Gorgeous as you might expect from a $2,800 full-frame camera. Perhaps exposure could have been set more appropriately but you can see some blown-out details on one of the fixture photos. In any case, these samples just reinforce interest in a potental RX10 that would include an APS-C sensor and be priced neatly between the RX1 and RX100.
[Apple's] co-founder went on to point out that once upon a time Apple released software on competing platforms, such as its release of iTunes on Windows. Something has recently changed, however: As Wozniak points out, iTunes isn’t available on Android.
In fact, very little has changed, at least regarding app support for competing operating systems. iTunes has been one of the few exceptions to Apple developing software for Windows or any other non-Apple platform; Steve Jobs famously described the port as akin to “giving a glass of ice water to someone in Hell.” Who can really say what beverages apps such as those in the iWork and iLife suites would have represented to the damned? It’s a moot question as Apple never ported any of them and likely never will. iTunes was ported primarily as an interface between the iPod and the PC. Windows didn’t really need another music management program.
There is now less need to create a hedge against Internet Explorer
Safari was another app that Apple had brought to Windows, but hasn’t updated to the latest version. There is now less need to create a hedge against Internet Explorer with the ascent of Webkit-based Chrome on Windows and iOS has provided a fertile enough base for Safari to ensure developer support. The other notable Apple app for Windows is FileMaker, which is managed out of an Apple subsidiary. It’s been a successful product, but I’ve always thought that Apple kept it in-house to ensure that the Mac had a viable database client app (since Microsoft never created a Mac version of Access (or Visual FoxPro for that matter)) and to keep tabs on what life was like for a commercial Windows developer.
How can you tell the Lumia 920 has made a big impression even before launch? Even though the HTC 8x looks quite different (and slimmer) than the new Nokia flagship, people accuse HTC of copying Nokia. This is particularly interesting since colors were a relatively small part of the 920′s proposition, the 8x has a slimmer appearance, and the lower-end 8s has an even more differentiated two-tome “dipped” design (that I prefer to the 8x’s). A senior HTC executive described the coincidence as “unfortunate.” The anti-Apple crowd has also accused Apple of copying Nokia with the new iPod nano even though it’s easy to make the case that that design is a hybrid of the rolled aluminum sides that Apple has been using (as opposed to the polycarbonate on Nokia’s 800, 900 and 920) on the nano for years and the front face of the iPod touch/iPhone.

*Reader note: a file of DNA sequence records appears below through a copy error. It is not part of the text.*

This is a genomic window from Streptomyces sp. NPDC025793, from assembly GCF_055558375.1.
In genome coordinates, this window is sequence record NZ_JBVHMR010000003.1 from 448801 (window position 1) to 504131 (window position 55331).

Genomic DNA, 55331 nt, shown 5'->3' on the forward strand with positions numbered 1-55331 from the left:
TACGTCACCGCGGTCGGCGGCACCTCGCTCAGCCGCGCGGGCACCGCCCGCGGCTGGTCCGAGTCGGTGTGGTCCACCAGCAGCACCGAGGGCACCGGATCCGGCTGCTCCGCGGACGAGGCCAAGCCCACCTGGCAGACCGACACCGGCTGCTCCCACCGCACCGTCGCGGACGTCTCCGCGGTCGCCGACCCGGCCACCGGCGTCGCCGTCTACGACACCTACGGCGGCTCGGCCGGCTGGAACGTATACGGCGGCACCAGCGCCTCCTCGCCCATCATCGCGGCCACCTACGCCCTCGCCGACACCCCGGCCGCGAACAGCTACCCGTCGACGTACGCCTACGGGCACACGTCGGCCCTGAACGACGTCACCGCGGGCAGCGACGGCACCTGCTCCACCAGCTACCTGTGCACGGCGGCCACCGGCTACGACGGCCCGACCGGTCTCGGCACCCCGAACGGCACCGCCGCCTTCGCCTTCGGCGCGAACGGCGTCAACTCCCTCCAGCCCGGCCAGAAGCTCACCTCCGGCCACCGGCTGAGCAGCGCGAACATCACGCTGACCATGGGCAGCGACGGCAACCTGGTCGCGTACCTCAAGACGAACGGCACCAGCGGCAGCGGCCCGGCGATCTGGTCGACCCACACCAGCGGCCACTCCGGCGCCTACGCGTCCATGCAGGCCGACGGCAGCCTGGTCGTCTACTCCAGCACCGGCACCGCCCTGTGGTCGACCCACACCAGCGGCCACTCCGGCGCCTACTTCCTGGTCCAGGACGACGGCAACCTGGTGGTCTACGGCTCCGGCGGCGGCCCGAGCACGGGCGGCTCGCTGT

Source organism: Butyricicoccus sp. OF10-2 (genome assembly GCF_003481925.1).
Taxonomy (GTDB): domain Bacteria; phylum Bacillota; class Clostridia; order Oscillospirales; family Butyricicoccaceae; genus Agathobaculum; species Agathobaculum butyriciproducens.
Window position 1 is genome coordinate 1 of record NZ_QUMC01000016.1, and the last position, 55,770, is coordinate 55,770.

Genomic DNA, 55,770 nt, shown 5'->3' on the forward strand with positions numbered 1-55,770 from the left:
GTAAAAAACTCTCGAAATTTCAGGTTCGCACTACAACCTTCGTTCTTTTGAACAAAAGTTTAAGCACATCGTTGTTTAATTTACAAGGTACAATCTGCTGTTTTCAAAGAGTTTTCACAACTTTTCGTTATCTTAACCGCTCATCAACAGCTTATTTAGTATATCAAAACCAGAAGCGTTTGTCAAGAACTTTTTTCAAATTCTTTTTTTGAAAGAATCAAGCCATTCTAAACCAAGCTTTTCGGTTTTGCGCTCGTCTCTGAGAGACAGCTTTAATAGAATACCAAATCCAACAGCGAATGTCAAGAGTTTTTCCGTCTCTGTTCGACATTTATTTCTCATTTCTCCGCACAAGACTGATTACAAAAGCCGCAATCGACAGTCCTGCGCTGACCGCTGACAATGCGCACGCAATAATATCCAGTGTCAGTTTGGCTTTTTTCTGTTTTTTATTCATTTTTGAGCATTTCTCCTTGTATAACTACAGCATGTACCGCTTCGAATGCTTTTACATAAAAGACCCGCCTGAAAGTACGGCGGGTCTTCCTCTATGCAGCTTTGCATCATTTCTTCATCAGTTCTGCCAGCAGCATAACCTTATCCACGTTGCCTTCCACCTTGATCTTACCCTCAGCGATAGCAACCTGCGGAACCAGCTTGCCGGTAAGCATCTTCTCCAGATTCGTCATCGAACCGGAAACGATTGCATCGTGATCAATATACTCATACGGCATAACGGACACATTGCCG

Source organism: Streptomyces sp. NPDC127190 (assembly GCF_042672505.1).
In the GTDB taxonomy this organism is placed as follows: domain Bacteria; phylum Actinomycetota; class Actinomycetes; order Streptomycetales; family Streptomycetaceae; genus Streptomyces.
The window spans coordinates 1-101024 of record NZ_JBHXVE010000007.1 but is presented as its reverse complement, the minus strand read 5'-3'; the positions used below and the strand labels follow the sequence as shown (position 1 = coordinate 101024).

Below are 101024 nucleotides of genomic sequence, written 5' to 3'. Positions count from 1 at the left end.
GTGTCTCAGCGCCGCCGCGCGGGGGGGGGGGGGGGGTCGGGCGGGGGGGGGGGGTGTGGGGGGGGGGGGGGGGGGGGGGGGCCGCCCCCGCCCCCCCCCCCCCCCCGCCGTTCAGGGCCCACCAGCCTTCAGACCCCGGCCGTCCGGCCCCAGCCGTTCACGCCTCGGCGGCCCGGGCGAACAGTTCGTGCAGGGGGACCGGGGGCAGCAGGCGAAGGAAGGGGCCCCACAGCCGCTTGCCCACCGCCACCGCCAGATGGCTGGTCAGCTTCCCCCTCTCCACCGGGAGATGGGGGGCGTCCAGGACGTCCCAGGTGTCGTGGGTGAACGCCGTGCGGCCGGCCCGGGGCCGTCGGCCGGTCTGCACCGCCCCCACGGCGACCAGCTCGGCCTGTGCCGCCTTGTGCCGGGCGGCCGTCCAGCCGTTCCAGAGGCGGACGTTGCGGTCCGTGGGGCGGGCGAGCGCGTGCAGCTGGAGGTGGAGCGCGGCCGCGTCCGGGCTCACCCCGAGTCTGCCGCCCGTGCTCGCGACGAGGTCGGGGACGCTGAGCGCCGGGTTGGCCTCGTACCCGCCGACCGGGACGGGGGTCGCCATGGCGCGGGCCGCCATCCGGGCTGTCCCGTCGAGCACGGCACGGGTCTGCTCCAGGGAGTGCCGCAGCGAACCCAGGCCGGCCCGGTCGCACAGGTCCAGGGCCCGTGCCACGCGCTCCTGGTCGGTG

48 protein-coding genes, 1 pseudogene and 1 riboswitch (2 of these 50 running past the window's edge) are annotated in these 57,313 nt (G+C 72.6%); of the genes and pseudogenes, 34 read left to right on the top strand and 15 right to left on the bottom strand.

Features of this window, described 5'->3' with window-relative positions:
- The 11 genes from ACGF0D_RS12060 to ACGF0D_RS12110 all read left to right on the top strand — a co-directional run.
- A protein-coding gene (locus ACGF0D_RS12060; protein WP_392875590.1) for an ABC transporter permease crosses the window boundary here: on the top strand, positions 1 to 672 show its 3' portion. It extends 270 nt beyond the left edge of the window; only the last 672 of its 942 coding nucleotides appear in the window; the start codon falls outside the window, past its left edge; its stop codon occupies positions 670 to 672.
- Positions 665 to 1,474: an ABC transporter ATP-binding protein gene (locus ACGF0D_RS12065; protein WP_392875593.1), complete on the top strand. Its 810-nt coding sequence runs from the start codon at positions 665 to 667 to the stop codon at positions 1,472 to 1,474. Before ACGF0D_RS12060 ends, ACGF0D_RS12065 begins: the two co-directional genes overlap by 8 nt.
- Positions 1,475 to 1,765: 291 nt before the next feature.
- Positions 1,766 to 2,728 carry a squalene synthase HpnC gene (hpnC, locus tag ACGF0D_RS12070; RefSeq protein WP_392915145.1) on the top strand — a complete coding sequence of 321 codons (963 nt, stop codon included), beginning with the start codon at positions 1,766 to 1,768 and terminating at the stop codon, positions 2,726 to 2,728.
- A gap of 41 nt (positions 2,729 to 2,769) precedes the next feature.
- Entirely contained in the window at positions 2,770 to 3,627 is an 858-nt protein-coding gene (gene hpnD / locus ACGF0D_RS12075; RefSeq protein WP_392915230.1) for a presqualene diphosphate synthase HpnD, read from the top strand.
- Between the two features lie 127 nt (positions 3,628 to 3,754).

In an epiphany regarding the problems with Apple’s iOS 6 Maps app, David Pogue notes that “Apple has written a beautiful, well-designed app — and fed it questionable data.” That’s a problem, of course. But it’s not the worst problem for Apple. The real issue is that, as long as Apple’s maps are deemed untrustworthy, iOS developers are going to have a much harder time justifying integration with that data. After all, as compelling an app as a general maps app may be and as appealing a feature as turn-by-turn directions are, these can be replicated or substituted.
The ultimate reason Apple wanted to do its own maps was to be able to control a robust location-based facility for tis app developers. These services are such an important ecosystem lynchpin that Google’s refulsal to adopt Nokia’s location-based offerings was a dealbreaker that scuttled any possibility of Nokia adopting Android and which resulted in Nokia powering parts of the Microsoft mapping solution.
This is why allegations of Apple putting its own self-interests before those of its customers do not ring true. The appearance of Apple forsaking its users to spurn Google is no more than an accident of timing; no such accusations would be raised if Apple had decided to launch the iPhone forsaking Google just as it did Flash or, for that matter, microUSB, MicroSD cards, NFC or physical keyboards. In all these cases, Apple made decisions that had at least short-term disadvantages for users, but which also had benefits, some of which took time to materialize.
These notions throw out everything we know about Apple’s historical attention to detail and concern with the user experience. Apple knows that when the customer experience suffers, it suffers — clearly in the short-term but, if not resolved as quickly as possible — in the long-term as well.
Update: Tim Cook has posted a letter to customers that affirms Apple’s dedication to its customers and pointing them to alternatives in the interim.